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CNN Live Event/Special

First Official Rendition of God save the King to be Sung at St. Paul's; World Mourns Death of Queen Elizabeth II; King Charles III to Deliver First Address as King. Aired 12-12:30p ET

Aired September 09, 2022 - 12:00   ET



ANDERSON COOPER, CNN HOST: St Paul's Cathedral in London. Mourners gathering for a service of prayer and reflection after the death of Queen Elizabeth II and the Buckingham Palace Britain's new King Charles III will soon deliver his first speech as monarch at this pivotal moment for him for the Royal Family and for a nation that is grieving.

I'm Anderson Cooper with CNN Special Coverage along with my colleague Don Lemon who is at Buckingham Palace for us, Don?

DON LEMON, CNN CORRESPONDENT: Anderson a day after the loss of his beloved mother King Charles is about to take a huge step in the transition from Prince and Heir to his Royal Majesty as a matter of fact, because he addresses the United Kingdom and the world.

He arrived at Buckingham Palace from Scotland that was just a few hours ago. He's greeting people gathered to pay their respects. He stopped to look at the many bouquets of flowers laid in tribute to Queen Elizabeth accompanied by his wife, the new Queen Consort, Camilla.

And just a short while ago King Charles hosted Prime Minister Liz Truss, their first formal audience since starting his reign. I'm joined now here at Buckingham Palace by my colleagues, the Royal Correspondent, Max Foster and CNN's Chief International Correspondent Christiane Amanpour. It's so good to be here with you, which was a better occasion but we have some new information Max, I hear the first official rendition of God saved the King. We will hear it just in just a bit.

MAX FOSTER, CNN ANCHOR & ROYAL CORRESPONDENT: We will. There will be a service at St. Paul's Cathedral. The King won't be going this is a moment for the nation to reflect and understand the Prime Minister will be there and senior ministers, Archbishop of Canterbury, and this will be a very somber service to remember the Queen.

The King will do his own tributes I think later on in the week what the Kings in his days, the basic procedural duties. He's arrived at Buckingham Palace, which is his new official residence. He went inside. He recorded the address to the nation which will be played out 1 pm Eastern time. We don't know what's in it is quite short. But there's a huge amount of pressure on him to get that exactly right. I think that's why it's pre-recorded. And then the service will take place after that, but he won't be attending.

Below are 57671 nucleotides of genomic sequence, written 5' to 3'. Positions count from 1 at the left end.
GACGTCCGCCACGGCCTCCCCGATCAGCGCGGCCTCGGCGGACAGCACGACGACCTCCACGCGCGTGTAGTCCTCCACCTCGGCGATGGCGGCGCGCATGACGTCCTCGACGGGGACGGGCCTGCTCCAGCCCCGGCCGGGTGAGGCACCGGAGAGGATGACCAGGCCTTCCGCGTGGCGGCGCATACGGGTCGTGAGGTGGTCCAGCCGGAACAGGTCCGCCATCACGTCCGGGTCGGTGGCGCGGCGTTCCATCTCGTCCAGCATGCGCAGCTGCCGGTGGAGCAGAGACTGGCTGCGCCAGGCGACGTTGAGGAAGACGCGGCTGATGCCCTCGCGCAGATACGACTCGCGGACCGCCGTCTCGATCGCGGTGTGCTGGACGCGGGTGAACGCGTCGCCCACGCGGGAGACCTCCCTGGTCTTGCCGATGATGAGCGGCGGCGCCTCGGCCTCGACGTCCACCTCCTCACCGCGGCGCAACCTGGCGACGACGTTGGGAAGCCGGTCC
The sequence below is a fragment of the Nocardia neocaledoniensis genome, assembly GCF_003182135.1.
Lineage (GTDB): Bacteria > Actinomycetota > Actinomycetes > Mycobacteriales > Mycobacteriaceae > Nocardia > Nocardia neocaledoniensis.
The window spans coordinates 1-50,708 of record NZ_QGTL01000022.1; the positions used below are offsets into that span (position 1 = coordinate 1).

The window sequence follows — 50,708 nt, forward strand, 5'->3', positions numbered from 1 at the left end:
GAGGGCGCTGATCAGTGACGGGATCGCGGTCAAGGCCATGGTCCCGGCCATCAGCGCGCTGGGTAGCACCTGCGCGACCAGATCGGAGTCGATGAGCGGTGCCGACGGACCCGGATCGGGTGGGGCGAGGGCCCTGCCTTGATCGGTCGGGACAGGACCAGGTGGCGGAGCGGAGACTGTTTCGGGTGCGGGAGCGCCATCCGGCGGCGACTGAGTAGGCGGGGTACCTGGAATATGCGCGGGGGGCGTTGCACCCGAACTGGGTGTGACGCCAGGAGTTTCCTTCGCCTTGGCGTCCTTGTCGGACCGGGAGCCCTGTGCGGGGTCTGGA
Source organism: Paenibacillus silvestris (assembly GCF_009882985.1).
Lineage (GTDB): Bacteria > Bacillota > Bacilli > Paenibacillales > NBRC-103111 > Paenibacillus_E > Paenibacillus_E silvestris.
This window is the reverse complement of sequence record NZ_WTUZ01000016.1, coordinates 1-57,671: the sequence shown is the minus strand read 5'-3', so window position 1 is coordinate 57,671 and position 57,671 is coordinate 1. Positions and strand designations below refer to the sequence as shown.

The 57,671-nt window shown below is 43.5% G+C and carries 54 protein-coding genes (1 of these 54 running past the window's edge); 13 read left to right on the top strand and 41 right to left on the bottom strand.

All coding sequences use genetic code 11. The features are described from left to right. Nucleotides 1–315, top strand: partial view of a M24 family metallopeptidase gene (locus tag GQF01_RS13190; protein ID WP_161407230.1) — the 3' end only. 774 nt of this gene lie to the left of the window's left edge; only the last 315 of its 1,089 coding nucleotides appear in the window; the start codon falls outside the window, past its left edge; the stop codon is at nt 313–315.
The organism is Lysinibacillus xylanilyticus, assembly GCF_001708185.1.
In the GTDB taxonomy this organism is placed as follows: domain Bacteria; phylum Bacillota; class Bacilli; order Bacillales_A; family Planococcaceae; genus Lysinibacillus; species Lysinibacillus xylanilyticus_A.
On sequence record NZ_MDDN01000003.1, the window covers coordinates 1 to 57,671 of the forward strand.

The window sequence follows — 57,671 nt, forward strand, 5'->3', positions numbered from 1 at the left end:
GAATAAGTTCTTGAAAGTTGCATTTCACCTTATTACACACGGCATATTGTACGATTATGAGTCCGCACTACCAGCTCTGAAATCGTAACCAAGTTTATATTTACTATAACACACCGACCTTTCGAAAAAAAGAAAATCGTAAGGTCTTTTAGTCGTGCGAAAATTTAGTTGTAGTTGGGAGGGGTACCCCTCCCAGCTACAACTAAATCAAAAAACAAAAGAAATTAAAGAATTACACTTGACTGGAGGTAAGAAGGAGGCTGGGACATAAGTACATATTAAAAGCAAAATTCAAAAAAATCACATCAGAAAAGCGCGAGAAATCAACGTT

LEMON: Very simply Christiane, his life has completely changed. We saw him earlier and we will hear from him soon.

CHRISTIANE AMANPOUR, CNN CHIEF INTERNATIONAL CORRESPONDENT: Yes or no his life has changed in that his formal title has changed. And he takes the reins and yes, the bar has been set very high by his mother, his late mother, but he's been preparing for this call is that 70 plus years old imagine that.

He is not a sort of a young chicken like she was accidentally thrust into the monarchy. When you know, her uncle basically abandoned his constitutional duties for the love of a woman and her father became King. And then she became the Queen that we all know.

It's extraordinary to go around London today, every public space is now plastered with her picture every big billboard every siding, over tunnels over bridges. And this is quite remarkable to see every newspaper has her face.

LEMON: They have suspended advertisements today, right voluntarily. I noticed when I came in; the only thing you saw was the Queen.

AMANPOUR: Exactly and because of the electronic ability to change these things, everything all at once last night changed. And it's quite remarkable to see it and we know that little things are going to change that will make us understand like what's going to be the face on the currency will be the King, on the postage stamps.

The King I mean, you know, the post boxes, which now say ERII Elizabeth Regina II, will go to I guess, you know, Charles Rex III. I mean, it's really interesting. And we're in a real set play that has its own logic, its own choreography. And it's just extraordinary to see, for instance, some of the quotes of hers that are being highlighted.